With Europe fast moving toward Euro 7 emission standards, Volkswagen is working on electrification plans for the Amarok utility in conjunction with Ford.

    The answer could include a move away from diesel to achieve the stringent emission standards that will soon be rolled out in some markets. Petrol with some form of electrification could thereby become the ‘new diesel’ in some regions.

    While a fully electric Amarok has been speculated on as well, there appears to be scope for a petrol plug-in hybrid – although work must be done to retain load carrying and towing abilities, potentially by fitting a smaller battery and sacrificing EV range.

    Speaking to CarExpert at the launch of the new Amarok, Volkswagen Commercial Vehicles global product manager Peter Sulc said there needed to be a compromise somewhere and it could be in the diesel offering.

    “If you look to the engines we currently have, and then see the draft of Euro 7 [emission standards], you see the requirements for diesel are much higher than requirement for petrol,” he said.

    “… So technically, technically, it’s easy to bring PHEV for petrol engines,” he added.

    When asked whether Volkswagen would commit to not reducing the capability of an electrified Amarok, Mr Sulc said capability would come first. And, that would mean a reduction in effective full-electric driving range.

    “I personally see the solution in the lowering of electrical range. If you put less battery, you will be capable, keep towing, and keep payload.

    “But then it’s again about the payoff of the electrical range, because normally in the VW [Group], we do have now 100km electrical [range]. Technically I see the solution as a lowering of the electrical range.”

    When asked to elaborate on what would be acceptable, Mr Sulc said it was a balance between efficiency and the benefits of owning a partly electrified vehicle (for some markets).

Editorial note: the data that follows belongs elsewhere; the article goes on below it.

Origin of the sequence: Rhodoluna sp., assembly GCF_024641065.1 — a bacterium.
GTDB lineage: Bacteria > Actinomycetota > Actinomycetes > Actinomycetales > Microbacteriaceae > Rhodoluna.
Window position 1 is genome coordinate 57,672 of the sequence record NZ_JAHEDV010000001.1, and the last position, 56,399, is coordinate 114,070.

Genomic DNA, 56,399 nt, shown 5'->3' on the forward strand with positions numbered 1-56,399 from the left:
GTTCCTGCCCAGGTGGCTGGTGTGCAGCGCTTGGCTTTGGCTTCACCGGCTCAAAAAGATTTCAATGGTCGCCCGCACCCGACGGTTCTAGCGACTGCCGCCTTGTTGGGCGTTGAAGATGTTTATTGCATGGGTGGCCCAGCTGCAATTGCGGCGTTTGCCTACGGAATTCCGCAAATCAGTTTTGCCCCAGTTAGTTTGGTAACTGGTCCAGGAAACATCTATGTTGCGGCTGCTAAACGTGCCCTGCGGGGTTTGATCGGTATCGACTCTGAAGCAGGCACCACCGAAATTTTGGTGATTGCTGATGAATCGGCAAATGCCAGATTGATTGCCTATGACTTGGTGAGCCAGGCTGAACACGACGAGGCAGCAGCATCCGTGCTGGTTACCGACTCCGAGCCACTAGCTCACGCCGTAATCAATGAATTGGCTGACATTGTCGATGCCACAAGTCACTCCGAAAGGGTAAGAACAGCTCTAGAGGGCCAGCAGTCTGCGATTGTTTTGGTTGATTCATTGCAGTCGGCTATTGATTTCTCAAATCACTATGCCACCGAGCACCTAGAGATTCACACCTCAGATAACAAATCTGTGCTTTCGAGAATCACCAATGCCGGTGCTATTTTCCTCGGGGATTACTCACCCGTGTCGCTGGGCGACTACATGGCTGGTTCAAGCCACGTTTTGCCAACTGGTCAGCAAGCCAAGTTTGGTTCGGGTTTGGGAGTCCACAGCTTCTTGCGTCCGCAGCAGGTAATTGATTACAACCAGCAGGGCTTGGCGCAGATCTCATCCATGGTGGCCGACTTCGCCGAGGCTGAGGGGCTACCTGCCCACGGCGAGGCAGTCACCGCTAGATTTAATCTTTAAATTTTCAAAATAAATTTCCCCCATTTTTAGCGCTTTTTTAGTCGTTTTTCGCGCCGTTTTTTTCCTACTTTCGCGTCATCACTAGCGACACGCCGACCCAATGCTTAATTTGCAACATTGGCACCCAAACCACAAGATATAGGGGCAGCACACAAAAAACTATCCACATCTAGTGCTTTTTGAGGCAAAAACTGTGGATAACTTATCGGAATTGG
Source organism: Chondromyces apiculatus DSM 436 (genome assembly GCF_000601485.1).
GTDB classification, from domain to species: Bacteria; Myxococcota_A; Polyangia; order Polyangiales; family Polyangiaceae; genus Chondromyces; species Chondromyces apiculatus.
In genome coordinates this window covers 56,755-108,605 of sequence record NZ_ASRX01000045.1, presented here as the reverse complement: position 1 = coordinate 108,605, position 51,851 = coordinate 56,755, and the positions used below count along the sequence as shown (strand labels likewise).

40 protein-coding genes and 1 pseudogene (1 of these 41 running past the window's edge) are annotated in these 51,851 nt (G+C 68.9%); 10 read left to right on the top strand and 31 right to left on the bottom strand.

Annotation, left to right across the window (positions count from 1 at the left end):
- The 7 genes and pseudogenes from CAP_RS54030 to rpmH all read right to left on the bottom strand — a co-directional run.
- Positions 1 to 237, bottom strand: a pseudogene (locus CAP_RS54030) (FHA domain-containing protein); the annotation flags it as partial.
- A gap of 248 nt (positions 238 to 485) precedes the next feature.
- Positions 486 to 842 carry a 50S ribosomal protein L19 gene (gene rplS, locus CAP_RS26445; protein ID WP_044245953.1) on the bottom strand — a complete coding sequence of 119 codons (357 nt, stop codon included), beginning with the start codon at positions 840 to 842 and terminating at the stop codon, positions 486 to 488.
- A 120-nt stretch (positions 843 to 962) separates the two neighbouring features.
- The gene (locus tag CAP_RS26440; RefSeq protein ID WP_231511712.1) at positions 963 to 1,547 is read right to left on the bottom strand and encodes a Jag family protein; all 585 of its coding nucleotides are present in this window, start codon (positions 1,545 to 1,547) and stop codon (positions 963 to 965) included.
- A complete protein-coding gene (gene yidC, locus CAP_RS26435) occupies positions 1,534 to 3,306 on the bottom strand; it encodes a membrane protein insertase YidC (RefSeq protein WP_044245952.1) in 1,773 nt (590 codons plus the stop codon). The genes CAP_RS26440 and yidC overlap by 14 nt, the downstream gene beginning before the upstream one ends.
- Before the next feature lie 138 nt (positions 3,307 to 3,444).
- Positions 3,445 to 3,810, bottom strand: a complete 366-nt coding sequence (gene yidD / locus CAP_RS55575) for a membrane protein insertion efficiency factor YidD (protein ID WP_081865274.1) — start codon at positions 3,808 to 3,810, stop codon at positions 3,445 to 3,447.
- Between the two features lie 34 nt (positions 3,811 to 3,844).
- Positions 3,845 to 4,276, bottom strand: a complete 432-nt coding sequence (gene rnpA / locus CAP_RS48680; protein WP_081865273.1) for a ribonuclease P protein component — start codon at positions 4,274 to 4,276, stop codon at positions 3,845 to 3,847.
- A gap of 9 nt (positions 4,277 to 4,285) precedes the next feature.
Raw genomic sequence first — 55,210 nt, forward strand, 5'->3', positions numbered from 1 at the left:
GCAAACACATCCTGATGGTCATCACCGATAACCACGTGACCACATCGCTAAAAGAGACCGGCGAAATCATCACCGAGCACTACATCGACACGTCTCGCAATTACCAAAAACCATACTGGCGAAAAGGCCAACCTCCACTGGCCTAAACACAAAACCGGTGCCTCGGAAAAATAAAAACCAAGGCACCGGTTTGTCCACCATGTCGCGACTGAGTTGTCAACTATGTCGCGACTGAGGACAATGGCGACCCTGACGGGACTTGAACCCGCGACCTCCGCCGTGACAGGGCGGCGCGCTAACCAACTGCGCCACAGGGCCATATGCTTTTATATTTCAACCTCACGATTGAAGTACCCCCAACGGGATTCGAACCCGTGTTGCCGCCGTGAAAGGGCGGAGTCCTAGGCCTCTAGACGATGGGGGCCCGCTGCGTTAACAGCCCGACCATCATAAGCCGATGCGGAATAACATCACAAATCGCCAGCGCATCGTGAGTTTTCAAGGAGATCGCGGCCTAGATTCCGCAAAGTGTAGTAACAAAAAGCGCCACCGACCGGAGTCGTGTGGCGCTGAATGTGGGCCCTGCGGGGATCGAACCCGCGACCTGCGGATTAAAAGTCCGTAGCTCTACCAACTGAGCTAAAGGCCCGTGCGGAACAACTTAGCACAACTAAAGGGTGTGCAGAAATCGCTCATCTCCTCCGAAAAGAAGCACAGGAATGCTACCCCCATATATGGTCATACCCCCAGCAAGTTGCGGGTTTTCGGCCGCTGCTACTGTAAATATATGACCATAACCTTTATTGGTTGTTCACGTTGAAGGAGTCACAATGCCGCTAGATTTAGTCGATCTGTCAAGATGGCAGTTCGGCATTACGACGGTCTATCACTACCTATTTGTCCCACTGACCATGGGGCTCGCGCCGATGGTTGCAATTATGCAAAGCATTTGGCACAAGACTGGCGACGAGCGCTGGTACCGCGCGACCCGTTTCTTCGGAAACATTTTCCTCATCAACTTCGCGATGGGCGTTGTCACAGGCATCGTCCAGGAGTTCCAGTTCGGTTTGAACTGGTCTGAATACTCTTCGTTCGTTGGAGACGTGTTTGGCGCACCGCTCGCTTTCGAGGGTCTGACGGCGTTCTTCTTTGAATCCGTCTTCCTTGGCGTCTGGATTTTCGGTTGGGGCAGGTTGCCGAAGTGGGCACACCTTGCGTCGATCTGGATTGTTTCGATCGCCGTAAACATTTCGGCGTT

“This is again the point of view if you have a look if you have a PHEV or a hybrid electric vehicle, you will never accept 50 or 40 kilometres because you will not have this ‘e-play’ that you have with an electric vehicle.

    “You cannot park free of charge, you cannot stay somewhere in the city centre because it simply does not meet the electric vehicle criteria.

    “But if you have a look from the other side of what the petrol has, or someone who is having to have the towing or distance, then this is exactly for me just the new diesel.

    “Also, for those for the green guys, they will be unsatisfied because it’s not so much green… so it is the kind of the compromise but for the green guys, it’s not green enough. But for the petrol guys, it’s enough,” Mr Sulc said.

    Part of the issue with electrification of commercial vehicles like dual-cab utes is the immediate increase in weight, which sacrifices load carrying capacity and the wide breadth of tasks a work vehicle like this needs to be able to do.

    But equally, with dual-cab utes becoming more a lifestyle than work proposition in some instances, there’s potential scope that both a plug-in hybrid and diesel option is offered in some regions.

    Equally there will be some places around the world where the T6 platform is sold where a plug-in hybrid won’t make sense for some time yet.

    Paul Maric

    Paul Maric is an Australian car expert based in Melbourne, Australia. Paul is a founder of CarExpert.com.au & formerly part of the CarAdvice founding team.

    Buy and Lease
    Uncover exclusive deals and discounts with a VIP referral to Australia's best dealers
    Uncover exclusive deals and discounts with a VIP referral to Australia's best dealers